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Bird Poop Enriched With Ammonia Keeps Arctic Cool

by Sheela Philomena on  November 20, 2016 at 6:28 PM Environmental Health   - G J E 4
Ammonia-rich bird poop may be playing an important role in cooling the Arctic during its warmer months, reveals study published in Nature Communications.
Bird Poop Enriched With Ammonia Keeps Arctic Cool
Bird Poop Enriched With Ammonia Keeps Arctic Cool
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According to a new research from Colorado State University, atmospheric scientists, who are working to better understand key components of Arctic climate systems, suggested that Ammonia-rich bird poop cools the atmosphere. The associate Professor of Atmospheric Science Jeff Pierce and graduate student Jack Kodros present evidence linking ammonia emissions from summertime Arctic seabird-colony excrement, called guano, to newly formed atmospheric aerosol particles. These particles can in turn influence Arctic cloud properties and their effects on climate. Clouds play a key role in modulating Arctic temperature; thus, understanding factors that influence clouds is essential, Pierce says.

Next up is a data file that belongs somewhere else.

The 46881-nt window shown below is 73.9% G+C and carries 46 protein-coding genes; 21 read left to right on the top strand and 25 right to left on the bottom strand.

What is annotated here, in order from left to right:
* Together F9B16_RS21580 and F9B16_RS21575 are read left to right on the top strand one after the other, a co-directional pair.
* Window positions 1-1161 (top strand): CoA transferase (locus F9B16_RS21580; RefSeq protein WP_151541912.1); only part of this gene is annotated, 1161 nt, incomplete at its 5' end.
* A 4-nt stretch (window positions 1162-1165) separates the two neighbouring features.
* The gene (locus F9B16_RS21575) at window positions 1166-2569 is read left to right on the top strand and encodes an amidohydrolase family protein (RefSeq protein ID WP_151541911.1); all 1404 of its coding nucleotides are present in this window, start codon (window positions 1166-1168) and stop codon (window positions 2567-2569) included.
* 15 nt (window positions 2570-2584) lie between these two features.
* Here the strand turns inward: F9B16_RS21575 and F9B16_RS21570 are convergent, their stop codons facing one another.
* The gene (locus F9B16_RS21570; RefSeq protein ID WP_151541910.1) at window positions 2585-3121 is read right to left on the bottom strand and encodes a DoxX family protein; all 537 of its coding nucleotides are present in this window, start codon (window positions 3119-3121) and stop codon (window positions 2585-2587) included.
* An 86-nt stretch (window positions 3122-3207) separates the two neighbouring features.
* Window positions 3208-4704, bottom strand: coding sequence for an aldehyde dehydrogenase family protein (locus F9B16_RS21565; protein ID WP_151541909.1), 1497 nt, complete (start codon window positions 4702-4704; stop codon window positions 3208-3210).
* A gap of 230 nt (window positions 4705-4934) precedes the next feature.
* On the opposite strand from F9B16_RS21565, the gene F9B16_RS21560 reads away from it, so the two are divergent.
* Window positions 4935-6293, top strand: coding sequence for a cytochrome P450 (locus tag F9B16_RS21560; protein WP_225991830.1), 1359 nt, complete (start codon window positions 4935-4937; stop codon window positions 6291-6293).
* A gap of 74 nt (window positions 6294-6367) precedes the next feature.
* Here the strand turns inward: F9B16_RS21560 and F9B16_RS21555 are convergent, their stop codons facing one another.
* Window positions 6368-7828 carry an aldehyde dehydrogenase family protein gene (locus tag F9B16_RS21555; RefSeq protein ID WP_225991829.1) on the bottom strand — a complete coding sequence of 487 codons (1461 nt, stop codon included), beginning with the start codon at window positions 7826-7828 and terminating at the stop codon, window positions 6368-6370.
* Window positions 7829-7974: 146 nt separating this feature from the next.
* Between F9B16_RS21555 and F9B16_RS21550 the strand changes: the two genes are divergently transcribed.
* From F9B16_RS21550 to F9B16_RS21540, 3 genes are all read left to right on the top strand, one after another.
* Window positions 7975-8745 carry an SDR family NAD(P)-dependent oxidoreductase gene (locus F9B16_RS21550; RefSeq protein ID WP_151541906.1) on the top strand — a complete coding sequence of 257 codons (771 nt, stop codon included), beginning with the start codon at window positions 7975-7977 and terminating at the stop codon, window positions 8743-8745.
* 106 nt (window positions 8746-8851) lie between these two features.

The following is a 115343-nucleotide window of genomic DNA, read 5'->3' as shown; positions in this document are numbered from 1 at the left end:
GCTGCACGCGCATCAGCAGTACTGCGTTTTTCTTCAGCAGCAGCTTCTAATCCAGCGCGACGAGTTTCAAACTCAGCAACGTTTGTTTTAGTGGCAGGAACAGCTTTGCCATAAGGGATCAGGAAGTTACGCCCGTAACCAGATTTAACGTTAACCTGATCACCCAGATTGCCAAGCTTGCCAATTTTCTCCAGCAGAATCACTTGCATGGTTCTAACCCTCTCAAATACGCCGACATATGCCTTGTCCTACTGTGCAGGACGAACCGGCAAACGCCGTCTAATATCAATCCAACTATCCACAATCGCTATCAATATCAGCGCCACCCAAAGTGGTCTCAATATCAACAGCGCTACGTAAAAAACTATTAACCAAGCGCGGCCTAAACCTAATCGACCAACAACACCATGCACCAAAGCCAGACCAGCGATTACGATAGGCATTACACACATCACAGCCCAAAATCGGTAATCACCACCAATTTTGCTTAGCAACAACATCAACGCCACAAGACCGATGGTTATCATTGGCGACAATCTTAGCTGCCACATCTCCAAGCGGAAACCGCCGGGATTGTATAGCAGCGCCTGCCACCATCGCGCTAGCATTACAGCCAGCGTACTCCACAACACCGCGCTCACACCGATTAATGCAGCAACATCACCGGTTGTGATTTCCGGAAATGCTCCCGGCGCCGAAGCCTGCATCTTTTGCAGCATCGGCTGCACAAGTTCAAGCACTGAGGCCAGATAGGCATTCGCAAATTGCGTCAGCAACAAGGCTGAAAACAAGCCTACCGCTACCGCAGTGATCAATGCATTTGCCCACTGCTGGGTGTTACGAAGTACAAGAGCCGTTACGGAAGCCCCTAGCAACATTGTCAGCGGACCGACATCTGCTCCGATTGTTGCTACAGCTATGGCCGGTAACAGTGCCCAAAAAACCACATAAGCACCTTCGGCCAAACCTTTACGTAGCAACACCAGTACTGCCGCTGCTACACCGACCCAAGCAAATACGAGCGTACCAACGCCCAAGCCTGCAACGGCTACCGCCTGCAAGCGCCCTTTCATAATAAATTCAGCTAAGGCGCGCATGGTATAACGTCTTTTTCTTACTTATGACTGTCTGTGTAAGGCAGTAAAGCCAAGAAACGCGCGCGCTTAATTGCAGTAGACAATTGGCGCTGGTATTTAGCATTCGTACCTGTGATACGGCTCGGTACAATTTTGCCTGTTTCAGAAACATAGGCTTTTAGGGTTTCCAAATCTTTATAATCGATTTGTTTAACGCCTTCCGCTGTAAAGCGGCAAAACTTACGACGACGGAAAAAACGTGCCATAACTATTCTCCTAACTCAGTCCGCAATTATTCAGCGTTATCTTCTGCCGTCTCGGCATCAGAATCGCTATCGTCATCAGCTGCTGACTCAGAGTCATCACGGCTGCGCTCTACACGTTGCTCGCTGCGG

‘Ammonia-enriched bird poop could provide a solution to climate change.’
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Central to the development of clouds is the availability of cloud condensation nuclei - small atmospheric particles around which water can condense. Using a combination of observations and computer modeling, Pierce, Kodros and co-authors at Dalhousie University, University of Toronto, and Environment and Climate Change Canada determined that migratory-seabird colonies have a definitive influence on atmospheric particles and clouds in the pristine summertime Arctic. They report the presence of summertime bursts of atmospheric particles linked to ammonia emissions from seabird-colony guano.

These particles can spread throughout the Arctic, fostering cloud-droplet formation, and in turn reflect sunlight back to space for a net cooling effect. "This newly identified and fascinating ecological-atmospheric connection highlights the interconnectedness of the many components of Earth's climate system," Pierce said.

Source: ANI
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